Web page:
• From co-workers, partners, colleagues, mentors.
  • From trying different things and evolving over time.
Mirror hanger in rotary cutter. Locks blade cover in place for transport.

Mirror hanger in rotary cutter. Locks blade cover in place for transport.


my submission for things fitting perfectly into other things


happiness is… research note #14

Complete overkill, but one can dream, right? Alvin 4x8' self-healing cutting mat.

Complete overkill, but one can dream, right? Alvin 4×8′ self-healing cutting mat.

Happiness is having the right tools for the job. 

I brought two small 12×18″ cutting mats to this residency. What I saved in shipping costs is lost in time and accuracy. I’m constantly re-positioning the mats and fabric, snipping threads in the gap between the mats, and can’t trust the mats’ printed grids to line up.

The uses and limitations of my sewing ruler is also clearer. It’s great for cutting seam allowances (always 5/8″ or 1/4″) and holds up very well to use and even dropping it! The density and hierarchy of information is just right (a principle that  anyone whose used a tape measure with too much info can attest).  But, while cutting ninety-six 6-7/8-inch squares for a checkerboard flag, I wished I had a square quilter’s ruler.

Source: via Christine on Pinterest


As I learned from my Portland Sewing lesson, you don’t adjust the shape as you’re sewing; when you sew, trust your cuts. Accurate cuts and tools means I get closer to actualizing things as I envisioned them.


happiness is… research note #10

You never know what you’ll use for art.

I’m working on a drawing with lots of little text. It’s big enough to be uncomfortable on a table, and I can’t work on a wall as my gel pens don’t defy gravity. So I get the best results working on the floor, with me kneeling on top of the drawing. It has been very helpful to have:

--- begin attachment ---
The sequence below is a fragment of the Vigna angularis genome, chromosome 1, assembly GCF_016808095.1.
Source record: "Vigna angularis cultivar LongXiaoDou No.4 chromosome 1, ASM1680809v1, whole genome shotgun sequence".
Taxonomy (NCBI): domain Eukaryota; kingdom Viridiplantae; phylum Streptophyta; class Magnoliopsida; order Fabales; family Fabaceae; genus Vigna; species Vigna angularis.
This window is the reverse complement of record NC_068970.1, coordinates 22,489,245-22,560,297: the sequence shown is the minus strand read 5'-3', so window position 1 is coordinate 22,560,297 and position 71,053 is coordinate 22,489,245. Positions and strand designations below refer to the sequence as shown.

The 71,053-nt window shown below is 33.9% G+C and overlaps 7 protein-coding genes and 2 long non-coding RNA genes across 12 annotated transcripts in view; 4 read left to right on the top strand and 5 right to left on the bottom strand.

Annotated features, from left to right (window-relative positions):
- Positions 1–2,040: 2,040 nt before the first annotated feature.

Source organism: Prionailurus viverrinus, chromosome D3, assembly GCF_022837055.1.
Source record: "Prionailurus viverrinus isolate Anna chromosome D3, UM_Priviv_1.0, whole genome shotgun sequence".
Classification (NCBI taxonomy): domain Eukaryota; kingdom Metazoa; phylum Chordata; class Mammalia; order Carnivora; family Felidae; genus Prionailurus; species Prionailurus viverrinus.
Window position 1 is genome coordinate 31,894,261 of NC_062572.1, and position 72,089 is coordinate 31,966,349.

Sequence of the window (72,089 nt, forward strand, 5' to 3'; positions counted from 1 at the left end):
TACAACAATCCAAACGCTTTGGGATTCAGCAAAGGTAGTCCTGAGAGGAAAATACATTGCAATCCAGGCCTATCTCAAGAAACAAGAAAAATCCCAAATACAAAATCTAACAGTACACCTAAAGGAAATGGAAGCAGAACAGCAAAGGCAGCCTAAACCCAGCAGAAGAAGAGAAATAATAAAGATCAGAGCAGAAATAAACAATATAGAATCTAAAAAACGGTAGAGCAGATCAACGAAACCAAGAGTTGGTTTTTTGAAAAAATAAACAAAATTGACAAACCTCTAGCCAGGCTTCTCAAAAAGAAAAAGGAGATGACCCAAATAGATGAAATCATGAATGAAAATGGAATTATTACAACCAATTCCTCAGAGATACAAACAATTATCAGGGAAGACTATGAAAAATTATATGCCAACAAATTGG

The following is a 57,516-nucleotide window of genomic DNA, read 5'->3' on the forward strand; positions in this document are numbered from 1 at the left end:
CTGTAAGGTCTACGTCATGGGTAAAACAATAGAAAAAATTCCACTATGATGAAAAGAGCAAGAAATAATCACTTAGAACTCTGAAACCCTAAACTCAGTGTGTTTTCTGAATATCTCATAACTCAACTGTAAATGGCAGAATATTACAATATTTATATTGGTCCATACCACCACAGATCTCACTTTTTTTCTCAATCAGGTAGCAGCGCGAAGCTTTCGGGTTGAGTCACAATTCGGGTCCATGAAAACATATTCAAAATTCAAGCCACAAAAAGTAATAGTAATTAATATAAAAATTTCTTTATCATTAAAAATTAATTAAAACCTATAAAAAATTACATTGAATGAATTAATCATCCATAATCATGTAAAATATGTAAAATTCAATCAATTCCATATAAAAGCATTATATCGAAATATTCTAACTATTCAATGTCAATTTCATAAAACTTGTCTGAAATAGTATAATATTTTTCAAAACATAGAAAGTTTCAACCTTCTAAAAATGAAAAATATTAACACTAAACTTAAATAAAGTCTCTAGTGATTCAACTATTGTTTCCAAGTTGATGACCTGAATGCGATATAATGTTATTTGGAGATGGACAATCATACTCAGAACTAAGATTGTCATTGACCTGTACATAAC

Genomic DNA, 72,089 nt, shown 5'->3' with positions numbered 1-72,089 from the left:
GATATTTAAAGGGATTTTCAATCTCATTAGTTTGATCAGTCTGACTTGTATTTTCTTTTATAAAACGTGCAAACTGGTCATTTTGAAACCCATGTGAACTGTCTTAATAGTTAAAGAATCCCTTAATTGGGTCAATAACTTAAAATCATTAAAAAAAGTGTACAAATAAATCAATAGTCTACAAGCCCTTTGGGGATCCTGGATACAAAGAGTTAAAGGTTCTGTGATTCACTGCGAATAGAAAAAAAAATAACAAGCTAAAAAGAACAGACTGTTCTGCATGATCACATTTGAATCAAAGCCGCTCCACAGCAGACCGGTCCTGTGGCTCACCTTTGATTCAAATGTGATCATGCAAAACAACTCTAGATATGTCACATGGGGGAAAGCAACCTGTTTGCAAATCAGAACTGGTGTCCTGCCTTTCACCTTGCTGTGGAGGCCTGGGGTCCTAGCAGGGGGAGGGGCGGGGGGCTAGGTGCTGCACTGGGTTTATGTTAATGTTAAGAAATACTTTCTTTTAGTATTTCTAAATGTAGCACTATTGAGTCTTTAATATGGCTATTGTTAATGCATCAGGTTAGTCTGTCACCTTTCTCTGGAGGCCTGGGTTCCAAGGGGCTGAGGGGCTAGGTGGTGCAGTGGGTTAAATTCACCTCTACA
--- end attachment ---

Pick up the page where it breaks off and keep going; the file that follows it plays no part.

A yoga mat. Kneeling on the concrete floors would have been torturous. Folded over, the mat has been a secret weapon in my drawing endurance.

A 4″-roll of masking tape / homemade anti-ant moat. A previous artist-in-residence left this super wide tape. It was actually too wide for my needs until rainstorms pushed ants into the studio. I’m using inks that smudge easily; wayward, tiny feet traversing the paper would not do. I made an ant-repelling “moat” of sticky-side out masking tape, big enough to fit the drawing, yoga mat, and me. Non-toxic, effective, and free!

Hyperflexion. Only during a recent visit to the acupuncturist did I learn that what I assumed was a normal range of flexibility is not. (I have a particularly well-honed creativity for discounting physical merits; I’d figured that I could easily touch my toes because I have short legs.) It probably helps to be limber in long days spent curled over drawing 12-point text.

Community, Impressions, Travelogue

Points of Reference: West Coast

Some aesthetic impressions from a Portland-San Francisco tour:

Looking east up the Columbia River Gorge, from Crown Point in Oregon, USA. Author: Hux. // Source: Wikimedia Commons.

Looking east up the Columbia River Gorge, from Crown Point in Oregon, USA. Author: Hux. // Source: Wikimedia Commons.

Columbia River Gorge. The more I visit grand vistas, the more I understand Romanticism.

Landscape paintings don’t usually affect me—but imagine living in a crowded, dirty city in the Industrial age, then exploring such vast, stunning locales like the Columbia River Gorge, the Catskills, or the Lake District in the UK. Post-postcard, post-Ansel Adams, I might be desensitized to the images of these places, but I never fail to experience awe—smallness in light of something greater—when I visit these places. It seems natural to want to capture the grandeur and qualities of light, as much as preserve the environment for future generations. [Go Parks!]

Ryan Pierce. Preview image for New World Atlas of Weeds and Rags. // Source:

Ryan Pierce. Preview image for New World Atlas of Weeds and Rags. // Source:

Get excited:
Ryan Pierce: New World Atlas of Weeds and Rags
Elizabeth Leach Gallery

Portland, OR
Through June 23

Really happy to catch the solo show of my CCA MFA classmate. Ryan specializes in hard-edged, post-apocalyptic narrative painting over luminous Flashe washes. He constructed this show around weeds, with tight botanical renderings of thistles, milkweeds, etc., as well as giveaways of pesticide-resistant seeds. My favorite paintings were from a sequence featuring the sun and the moon. I sensed some Charles Burchfield-esque visionary heat.

Karl Blossfeldt, Adiantum pedatum, Maidenhair fern, young unfurling fronds, 12x. // Image source: Caption source:

Karl Blossfeldt, Adiantum pedatum, Maidenhair fern, young unfurling fronds, 12x. // Image source: Caption source:

Karl Blossfeldt’s New Objectivity photos of botanical geometry.
70 Years/70 Photographs
Portland Art Museum
Through September 9